- Tor for mobile devices: We explored the usability of mobile tools for Tor and found significant usability issues that potentially compromise users’ privacy and lead to incomplete understanding of what the tools are doing.
We have been investigating alternative forms of authentication, such as graphical passwords, for several years. We have an ACM Computing Surveys paper available on the subject. We continue to design and test innovative authentication schemes, to find designs where usability and security converge.
We have developed a platform for testing different password systems, looked at password managers and systems to help users cope with different passwords for different accounts, and are working on password systems more suited to mobile devices.
Some of these projects are included below:
- Password Managers: We developed, Tapas, a dual-possession password manager that uses a smartphone and a desktop/laptop computer. It uses no master password and requires no server-side changes. This is work done in collaboration with members of the CCSL Lab. Previously, our empirical study of password managers resulted in new design guidelines and showed that if users have incorrect mental models of a security system, using that security system may be worse than managing security themselves. We found the most significant problems arose from users having inaccurate or incomplete mental models of the software.
- Multiple Versatile Passwords (MVP): We developed Multiple Versatile Passwords (MVP), a platform for ecologically valid authentication research. MVP allows for comparison of different knowledge-based authentication schemes under the same conditions and with real websites. The system is instrumented to capture the user’s interaction and allow for statistical analysis. Nearly two dozen authentication schemes (graphical and text) have been implemented and others are in-progress; each is configurable to different levels of security and usability through system parameters. The authentication systems are integrated into real websites so that users can be assigned real tasks where login is a secondary concern.
- Graphical passwords: We have designed, implemented, and evaluated several graphical password systems. Cued Click Points (CCP)is a cued-recall graphical password technique. Users click on one point per image for a sequence of images. The next image is based on the previous click-point. CCP also eliminates predictable patterns (such as a selecting points in a straight line) formed by the click-points of a password, making them more difficult for attackers to guess. Persuasive Cued Click-Points (PCCP), addresses the problem of hotspots — portions of the image where users are more likely to select click-points that facilitate more successful guessing attacks. PCCP features several new interaction design strategies, such as a feedback mechanism helpful to legitimate users but not attackers, and mechanisms that influence users to select more secure, yet memorable, passwords. PCCP uses persuasion to influence user choice, encouraging users to select more random, and hence more secure, click-points as part of their password. PCCP significantly reduces hotspots and predictable patterns in passwords while still maintaining usability. PCCP also features a new discretization algorithm, applicable to all click-based graphical password systems, to improve the accuracy of login verification.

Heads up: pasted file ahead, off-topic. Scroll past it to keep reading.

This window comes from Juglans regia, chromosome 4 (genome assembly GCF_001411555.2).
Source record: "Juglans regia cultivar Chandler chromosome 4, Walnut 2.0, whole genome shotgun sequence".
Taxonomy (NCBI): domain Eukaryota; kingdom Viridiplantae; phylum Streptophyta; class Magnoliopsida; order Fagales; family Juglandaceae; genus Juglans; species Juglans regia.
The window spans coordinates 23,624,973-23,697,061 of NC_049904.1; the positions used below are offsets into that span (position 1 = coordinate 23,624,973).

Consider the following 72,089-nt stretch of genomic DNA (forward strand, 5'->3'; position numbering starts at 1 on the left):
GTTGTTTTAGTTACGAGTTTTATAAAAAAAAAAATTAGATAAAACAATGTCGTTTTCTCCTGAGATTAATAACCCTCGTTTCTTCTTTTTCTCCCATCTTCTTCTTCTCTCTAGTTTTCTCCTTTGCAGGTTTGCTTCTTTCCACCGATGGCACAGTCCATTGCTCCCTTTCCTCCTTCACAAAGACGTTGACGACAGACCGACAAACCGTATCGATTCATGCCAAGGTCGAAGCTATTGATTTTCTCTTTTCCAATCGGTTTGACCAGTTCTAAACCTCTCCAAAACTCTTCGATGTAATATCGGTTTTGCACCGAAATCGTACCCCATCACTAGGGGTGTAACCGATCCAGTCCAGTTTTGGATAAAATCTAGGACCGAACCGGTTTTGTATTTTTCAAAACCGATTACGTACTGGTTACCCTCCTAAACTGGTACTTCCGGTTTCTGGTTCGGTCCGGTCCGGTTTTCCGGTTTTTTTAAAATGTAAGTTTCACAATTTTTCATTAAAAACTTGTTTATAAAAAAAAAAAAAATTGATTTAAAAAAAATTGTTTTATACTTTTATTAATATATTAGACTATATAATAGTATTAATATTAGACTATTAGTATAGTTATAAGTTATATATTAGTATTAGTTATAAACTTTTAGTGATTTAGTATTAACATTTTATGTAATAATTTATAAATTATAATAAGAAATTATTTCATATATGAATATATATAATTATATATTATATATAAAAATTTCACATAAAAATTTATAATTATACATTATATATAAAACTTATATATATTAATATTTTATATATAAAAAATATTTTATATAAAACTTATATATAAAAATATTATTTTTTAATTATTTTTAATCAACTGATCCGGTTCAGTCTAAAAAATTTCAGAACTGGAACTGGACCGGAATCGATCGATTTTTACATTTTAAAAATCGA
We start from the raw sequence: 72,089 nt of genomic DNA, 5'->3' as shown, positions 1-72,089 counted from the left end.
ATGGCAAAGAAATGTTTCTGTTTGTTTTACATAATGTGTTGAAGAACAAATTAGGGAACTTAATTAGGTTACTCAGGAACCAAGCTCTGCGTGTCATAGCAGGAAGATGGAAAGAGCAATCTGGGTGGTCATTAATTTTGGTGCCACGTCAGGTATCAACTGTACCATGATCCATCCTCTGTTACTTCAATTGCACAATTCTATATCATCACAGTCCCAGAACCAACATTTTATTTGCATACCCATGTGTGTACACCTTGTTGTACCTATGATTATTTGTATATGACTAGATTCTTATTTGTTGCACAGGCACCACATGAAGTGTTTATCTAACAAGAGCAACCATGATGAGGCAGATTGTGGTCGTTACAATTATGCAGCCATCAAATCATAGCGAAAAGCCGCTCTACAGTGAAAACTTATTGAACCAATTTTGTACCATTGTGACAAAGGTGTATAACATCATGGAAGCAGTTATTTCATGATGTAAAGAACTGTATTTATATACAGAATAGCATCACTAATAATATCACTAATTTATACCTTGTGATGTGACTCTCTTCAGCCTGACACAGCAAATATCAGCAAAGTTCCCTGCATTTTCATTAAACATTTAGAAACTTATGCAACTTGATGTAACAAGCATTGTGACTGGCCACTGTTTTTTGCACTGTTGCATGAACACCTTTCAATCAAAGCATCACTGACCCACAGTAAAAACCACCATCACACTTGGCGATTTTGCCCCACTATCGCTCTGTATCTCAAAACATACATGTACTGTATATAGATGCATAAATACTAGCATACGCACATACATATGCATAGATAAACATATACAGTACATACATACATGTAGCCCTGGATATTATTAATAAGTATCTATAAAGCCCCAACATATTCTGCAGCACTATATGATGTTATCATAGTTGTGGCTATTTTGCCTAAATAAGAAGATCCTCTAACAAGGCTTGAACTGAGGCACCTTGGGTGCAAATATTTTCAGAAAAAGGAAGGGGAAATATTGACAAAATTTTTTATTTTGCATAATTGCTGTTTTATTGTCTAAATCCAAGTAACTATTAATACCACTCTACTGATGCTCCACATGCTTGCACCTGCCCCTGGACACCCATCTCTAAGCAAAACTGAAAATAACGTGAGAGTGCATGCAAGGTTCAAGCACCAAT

- Memorability and Password Interference: Multiple password interference occurs when remembering a password for one system affects the user’s memory of a password for another system. As described in the cognitive psychology literature, memory interference is “the impaired ability to remember an item when it is similar to other items stored in memory” (Anderson & Neely, 1996). We have conducted empirical work comparing the recall of multiple text passwords with recall of multiple click-based graphical passwords. Results showed that text passwords are more susceptible to memory interference than cued-recall graphical passwords, and thus resulted in reduced security.
We have collaborated with Fabian Monrose, Jan-Michael Frahm and their research group at UNC on motion captchas. We showed that current moving-object captchas are vulnerable to automated attacks and proposed alternative schemes.
Anti-Malware Field Trials
We worked with Jose Fernandez and his team at the Polytechnique de Montreal on a 4-month field trial of anti-malware software with 50 users to evaluating how well this type of software works “in the wild”. Anti-malware products are typically evaluated using structured, automated tests to allow for comparison with other products and for measuring improved eﬃciency against speciﬁc attacks, which may or may not reflect their practical effectiveness. Our field study revealed how users’ online behaviour and users’ technical proficiency affects the likelihood of infections in real life.